Potential graduate students choose to defer admissions, change career focus during COVID-19

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Photo Credit: Alex Donavan | Daily Texan Staff

While some prospective graduate students deferred their admissions to graduate programs this fall due to COVID-19, others have used the pandemic as a way to find new programs to gain more expertise.

Gregorio Pontoi, president of Graduate Student Assembly, said more graduate departments have joined the assembly. He said more graduate students have spoken about the positive and negative impacts of COVID-19 during assembly meetings.

“I guess a lot of people are worried about their future and are re-evaluating that,” physics graduate student Pontoi said. “A lot of students who are in graduate school have pivoted from doing research to writing what their stuff is. People have been able to adjust and just take time away from what they’ve been doing.”

Business analytics graduate student Benjamin Deutsch decided to attend McComb's Master of Science in Business Analytics program because of the difficulty he experienced trying to find a job during COVID-19. 

“I was told that nobody was going to hire me in my sector. It was disconcerting because you work for an ‘X’ amount of time thinking that you’d get a job right after,” Deutsch said.  “It’s actually serendipitous that everything worked out. I’m super grateful that I got into this (program) because it helped me get into a field that I’m excited (about) and interested in.”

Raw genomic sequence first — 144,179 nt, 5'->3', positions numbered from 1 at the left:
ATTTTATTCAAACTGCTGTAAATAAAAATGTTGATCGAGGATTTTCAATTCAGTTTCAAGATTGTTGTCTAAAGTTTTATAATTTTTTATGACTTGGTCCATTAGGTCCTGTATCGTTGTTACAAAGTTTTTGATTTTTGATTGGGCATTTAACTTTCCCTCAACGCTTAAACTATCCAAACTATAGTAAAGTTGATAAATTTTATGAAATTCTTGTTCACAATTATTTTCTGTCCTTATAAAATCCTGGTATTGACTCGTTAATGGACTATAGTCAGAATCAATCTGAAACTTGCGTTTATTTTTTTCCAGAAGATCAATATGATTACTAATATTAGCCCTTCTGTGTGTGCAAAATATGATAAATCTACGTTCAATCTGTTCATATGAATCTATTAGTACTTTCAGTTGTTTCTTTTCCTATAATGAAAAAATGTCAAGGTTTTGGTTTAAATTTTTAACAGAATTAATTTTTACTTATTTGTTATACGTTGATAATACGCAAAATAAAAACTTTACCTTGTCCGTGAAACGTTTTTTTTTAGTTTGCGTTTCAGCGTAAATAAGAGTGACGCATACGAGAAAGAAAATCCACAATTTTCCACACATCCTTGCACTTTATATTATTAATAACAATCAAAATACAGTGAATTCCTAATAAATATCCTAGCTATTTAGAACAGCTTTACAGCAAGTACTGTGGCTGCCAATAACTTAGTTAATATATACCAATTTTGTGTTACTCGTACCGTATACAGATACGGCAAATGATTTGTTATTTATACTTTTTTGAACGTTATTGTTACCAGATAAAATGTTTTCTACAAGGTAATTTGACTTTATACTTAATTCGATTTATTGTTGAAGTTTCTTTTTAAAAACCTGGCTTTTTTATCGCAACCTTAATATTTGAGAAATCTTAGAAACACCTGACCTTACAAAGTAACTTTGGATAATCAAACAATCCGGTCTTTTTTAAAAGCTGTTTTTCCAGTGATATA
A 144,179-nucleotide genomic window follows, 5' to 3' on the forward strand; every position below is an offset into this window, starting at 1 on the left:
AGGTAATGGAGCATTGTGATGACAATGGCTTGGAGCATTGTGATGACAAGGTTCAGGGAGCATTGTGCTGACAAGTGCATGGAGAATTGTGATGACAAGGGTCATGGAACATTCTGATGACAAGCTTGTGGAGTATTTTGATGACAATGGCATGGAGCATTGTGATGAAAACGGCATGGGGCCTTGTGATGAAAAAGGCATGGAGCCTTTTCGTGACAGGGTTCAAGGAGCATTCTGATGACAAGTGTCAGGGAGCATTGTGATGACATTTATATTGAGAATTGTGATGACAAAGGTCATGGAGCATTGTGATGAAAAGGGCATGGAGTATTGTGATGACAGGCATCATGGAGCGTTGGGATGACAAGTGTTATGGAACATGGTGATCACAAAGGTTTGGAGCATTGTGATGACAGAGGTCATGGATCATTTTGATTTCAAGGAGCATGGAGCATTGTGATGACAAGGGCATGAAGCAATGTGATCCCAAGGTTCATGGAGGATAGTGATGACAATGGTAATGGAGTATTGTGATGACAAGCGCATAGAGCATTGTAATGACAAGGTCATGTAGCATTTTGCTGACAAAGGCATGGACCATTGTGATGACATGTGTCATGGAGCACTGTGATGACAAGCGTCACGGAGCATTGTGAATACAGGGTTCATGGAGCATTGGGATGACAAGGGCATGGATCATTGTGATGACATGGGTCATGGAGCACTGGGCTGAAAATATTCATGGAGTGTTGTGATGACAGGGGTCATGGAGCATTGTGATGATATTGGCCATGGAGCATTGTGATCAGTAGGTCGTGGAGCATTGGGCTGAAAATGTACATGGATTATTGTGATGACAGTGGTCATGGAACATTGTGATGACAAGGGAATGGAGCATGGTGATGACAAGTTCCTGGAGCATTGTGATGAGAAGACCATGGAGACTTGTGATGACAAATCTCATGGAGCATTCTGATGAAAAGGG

Pontoi said many international students deferred admissions to graduate programs because they could not travel to the United States. 

Omar Barrera, an international student who graduated from college in South Korea, said he was accepted into Cockrell’s Science in Electrical Engineering Master’s program for fall 2020. He said he deferred his admission because he did not want to start school online while also working full time as a manufacturing engineer in South Korea.

“It was pretty much a forced decision,” Barrera said. “I don’t see the point in quitting my full-time job to become a full-time online student. I don’t think it’s the best investment in both time and resources.”

Barrera said COVID-19 will continue to be a barrier in the spring, so he has not decided if he should attend school. 

“I’m thinking of starting in spring 2021 and just taking one course so I could do my daytime job and maybe take the class after work,” Barrera said. “Taking anything more than one course is probably going to be an overload because my job can be quite demanding.”